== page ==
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New York City – Ani Cordero, notable for her contributions to World Music, Latin Folk, and Indie Rock, launches her most pointed and urgent work to date, Querido Mundo, (Dear World), a record of all-original protest songs and love songs aimed at the global political crisis. The album is set for release on February 24, 2017.

Cordero describes her process for this new album:
“I made this record as a reaction to recent political events. Music is my main form of activism and it’s my hope that these songs will encourage political participation and much needed conversations. I wrote these songs to work in a crowded situation, such as a protest or march, so I started with the rhythms first, and built the arrangements around the rhythmic movement.”

“This record comes out in a dangerous political climate. In the United States, the government has fallen to the control of men who encourage misogyny, white supremacy, and discrimination.  This new leadership threatens to change the legal fabric of the country, and has no reservations about reducing the civil rights of its citizens. Both in the U.S. and abroad there seems to be a rising tide of nationalism and increasing violence against immigrant communities. We cannot live in fear.  It’s up to us to speak our minds and defend each other.”

Ani Cordero’s new album comes on the heels of her last project, Recordar, which re-imagined many of the famous political protest and folk songs from Latin American History, building on her long-time collaboration with Sergio Dias from Brazil’s Os Mutantes. The critically-acclaimed album received accolades from NPR, Billboard, USA Today, PRI The World, Brooklyn Vegan, BUST, Remezcla, and more.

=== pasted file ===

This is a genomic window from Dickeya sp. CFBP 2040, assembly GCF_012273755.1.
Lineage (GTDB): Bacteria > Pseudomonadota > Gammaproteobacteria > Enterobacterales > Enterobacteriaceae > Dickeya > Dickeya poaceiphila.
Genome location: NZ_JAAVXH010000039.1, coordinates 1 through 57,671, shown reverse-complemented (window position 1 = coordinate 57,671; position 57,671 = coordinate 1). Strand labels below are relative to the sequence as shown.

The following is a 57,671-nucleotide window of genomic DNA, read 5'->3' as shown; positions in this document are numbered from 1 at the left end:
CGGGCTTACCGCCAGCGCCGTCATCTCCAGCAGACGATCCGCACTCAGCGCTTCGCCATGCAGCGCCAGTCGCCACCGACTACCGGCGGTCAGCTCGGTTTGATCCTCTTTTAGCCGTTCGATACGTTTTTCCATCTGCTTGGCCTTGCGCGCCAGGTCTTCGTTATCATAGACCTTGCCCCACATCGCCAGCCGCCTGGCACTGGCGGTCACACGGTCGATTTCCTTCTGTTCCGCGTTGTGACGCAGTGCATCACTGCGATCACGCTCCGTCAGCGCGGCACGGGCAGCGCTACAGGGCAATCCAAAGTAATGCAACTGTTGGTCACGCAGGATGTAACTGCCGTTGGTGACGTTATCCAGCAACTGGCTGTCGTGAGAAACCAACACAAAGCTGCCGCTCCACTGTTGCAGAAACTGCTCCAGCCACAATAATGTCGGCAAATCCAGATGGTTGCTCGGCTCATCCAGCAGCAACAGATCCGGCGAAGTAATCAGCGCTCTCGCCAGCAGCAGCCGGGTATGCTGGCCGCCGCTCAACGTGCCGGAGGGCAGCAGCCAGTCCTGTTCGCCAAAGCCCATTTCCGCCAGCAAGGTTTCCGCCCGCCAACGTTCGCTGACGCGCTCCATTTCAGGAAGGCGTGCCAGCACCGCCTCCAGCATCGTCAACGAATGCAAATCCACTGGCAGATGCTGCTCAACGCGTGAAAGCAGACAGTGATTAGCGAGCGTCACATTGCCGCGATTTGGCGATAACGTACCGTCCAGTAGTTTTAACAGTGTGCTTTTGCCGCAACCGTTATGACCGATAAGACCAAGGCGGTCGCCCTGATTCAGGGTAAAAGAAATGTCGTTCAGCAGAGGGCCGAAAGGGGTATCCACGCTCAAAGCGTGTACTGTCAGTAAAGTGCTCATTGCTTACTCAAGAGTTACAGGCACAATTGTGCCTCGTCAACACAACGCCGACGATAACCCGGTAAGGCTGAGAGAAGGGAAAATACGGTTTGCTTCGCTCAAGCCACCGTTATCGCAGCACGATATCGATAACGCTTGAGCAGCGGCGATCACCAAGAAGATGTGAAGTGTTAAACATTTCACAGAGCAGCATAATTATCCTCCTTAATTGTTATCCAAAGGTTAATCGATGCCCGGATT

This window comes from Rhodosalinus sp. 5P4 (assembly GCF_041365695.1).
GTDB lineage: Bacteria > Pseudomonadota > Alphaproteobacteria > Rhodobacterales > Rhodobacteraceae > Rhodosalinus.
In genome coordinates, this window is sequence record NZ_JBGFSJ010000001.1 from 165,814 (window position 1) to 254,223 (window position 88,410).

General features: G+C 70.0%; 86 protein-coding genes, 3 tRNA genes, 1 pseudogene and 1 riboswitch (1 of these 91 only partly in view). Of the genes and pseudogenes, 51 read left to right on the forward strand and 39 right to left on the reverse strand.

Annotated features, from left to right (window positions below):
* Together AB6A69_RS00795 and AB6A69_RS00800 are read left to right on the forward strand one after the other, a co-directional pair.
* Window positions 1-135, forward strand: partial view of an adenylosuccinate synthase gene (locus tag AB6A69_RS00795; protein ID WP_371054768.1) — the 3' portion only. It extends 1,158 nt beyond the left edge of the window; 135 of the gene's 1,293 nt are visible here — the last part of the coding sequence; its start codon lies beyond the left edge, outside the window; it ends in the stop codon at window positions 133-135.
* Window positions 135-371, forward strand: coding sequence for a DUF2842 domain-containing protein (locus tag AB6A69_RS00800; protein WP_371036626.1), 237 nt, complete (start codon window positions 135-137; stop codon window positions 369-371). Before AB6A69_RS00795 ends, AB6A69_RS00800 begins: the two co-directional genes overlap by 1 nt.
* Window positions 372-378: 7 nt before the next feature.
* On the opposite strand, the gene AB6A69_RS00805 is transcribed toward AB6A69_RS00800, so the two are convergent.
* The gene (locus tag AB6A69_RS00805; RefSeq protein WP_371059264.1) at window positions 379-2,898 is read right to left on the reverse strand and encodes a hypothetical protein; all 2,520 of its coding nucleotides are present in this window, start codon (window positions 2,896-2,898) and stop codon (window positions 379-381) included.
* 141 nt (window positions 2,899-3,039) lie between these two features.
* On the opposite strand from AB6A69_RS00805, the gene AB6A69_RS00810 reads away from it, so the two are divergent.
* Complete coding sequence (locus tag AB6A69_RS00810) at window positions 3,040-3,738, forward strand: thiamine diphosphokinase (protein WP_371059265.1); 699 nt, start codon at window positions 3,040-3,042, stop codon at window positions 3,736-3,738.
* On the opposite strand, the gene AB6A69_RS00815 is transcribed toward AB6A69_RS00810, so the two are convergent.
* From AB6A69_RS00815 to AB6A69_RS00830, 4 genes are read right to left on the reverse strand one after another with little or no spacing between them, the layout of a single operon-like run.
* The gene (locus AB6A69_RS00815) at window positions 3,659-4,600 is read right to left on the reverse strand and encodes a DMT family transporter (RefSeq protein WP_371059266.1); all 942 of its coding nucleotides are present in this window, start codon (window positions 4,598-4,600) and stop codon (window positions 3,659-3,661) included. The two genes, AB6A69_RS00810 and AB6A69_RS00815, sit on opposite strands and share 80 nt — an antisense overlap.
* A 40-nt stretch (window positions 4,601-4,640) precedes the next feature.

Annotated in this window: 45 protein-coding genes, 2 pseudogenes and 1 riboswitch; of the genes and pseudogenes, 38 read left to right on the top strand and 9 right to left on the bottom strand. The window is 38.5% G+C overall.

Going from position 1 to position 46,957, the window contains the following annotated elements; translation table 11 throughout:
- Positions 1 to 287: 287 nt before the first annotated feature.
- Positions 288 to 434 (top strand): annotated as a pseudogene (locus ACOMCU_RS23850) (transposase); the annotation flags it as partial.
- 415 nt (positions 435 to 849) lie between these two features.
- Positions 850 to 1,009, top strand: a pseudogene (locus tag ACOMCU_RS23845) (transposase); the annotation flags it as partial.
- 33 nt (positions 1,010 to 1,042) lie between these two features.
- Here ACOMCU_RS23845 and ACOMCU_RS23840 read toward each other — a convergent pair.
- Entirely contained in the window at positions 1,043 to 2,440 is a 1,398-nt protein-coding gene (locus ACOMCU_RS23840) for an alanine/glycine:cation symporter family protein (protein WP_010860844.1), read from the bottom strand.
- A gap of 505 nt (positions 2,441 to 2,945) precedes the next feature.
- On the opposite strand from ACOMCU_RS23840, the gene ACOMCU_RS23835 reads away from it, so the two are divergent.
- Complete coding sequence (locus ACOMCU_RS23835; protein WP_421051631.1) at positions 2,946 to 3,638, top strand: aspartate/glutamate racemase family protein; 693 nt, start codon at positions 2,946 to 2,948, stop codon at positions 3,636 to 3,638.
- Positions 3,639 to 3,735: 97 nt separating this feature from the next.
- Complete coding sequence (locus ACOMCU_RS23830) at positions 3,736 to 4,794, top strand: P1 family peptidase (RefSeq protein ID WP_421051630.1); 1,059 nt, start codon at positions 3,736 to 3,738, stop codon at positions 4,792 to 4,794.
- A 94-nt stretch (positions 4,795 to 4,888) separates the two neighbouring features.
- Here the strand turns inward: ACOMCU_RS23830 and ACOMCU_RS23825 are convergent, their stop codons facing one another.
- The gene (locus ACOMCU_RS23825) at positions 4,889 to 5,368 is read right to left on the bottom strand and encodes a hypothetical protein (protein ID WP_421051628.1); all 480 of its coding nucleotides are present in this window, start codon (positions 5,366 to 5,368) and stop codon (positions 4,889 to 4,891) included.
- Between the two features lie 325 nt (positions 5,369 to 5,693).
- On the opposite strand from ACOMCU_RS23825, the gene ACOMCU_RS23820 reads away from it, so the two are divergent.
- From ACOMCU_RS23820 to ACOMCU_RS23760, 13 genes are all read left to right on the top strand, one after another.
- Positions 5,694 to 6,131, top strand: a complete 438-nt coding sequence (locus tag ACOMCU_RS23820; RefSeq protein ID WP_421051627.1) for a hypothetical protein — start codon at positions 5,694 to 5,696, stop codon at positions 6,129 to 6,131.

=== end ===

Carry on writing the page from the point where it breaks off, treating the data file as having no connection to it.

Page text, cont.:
Cordero’s goal with Querido Mundo is to use her music and message as a way of connecting and unifying music lovers and activists. The songs are written in Spanish, and Cordero plans a series of videos with English subtitles. Cordero worked with renowned mix producer Dave Trumfio, known for his albums with Billy Bragg, Wilco, My Morning Jacket.

Cordero discusses “Corrupción,” one of the fastest and most accessible songs on the album: “Corrupción has two levels, a direct level–aimed at politicians in Puerto Rico, where nepotism and corruption are rampant, and at a wider level it’s about the corruption of governments world-wide, calling out their abuse of power and resources.”

Cordero touches on other political themes in her songs:
“I wrote “El Pueblo Esta Harto” as a reaction to the forty-three disappeared in México, and the escalation of violence there.  “Sacalo” is about getting out of abusive relationships, and about women standing up for themselves. “Voy Caminando” is about the immigrant experience, the longing and sacrifice in searching for a better life.  “Me Tumba” is about police brutality and the Black Lives Matter movement.”

On the new line-up for this record: “I wanted a more consistent feel from track to track, so I chose to work with just a handful of musicians. Erich Hubner is one of my oldest friends and collaborators- he plays guitar and bass on the album. Hubner understands me so well that after twenty years of working together, it’s nearly telepathic. Eileen Willis and I started working together as bandmates in Pistolera about ten years ago, and I love her decisive and strident accordion playing. Lisette Santiago, who played congas and bongos on the album, is a fantastic percussionist, who also knows all the history behind the traditional Latin rhythms I wanted to reference. Omar Akil Little, on trumpet, previously recorded and toured with me for ten years. Omar introduced me to Troy Simms, from Mobius Collective, who added saxophone to the album.”

Ani Cordero will be celebrating her album release party on February 26th at Rockwood Music Hall in New York. More info at

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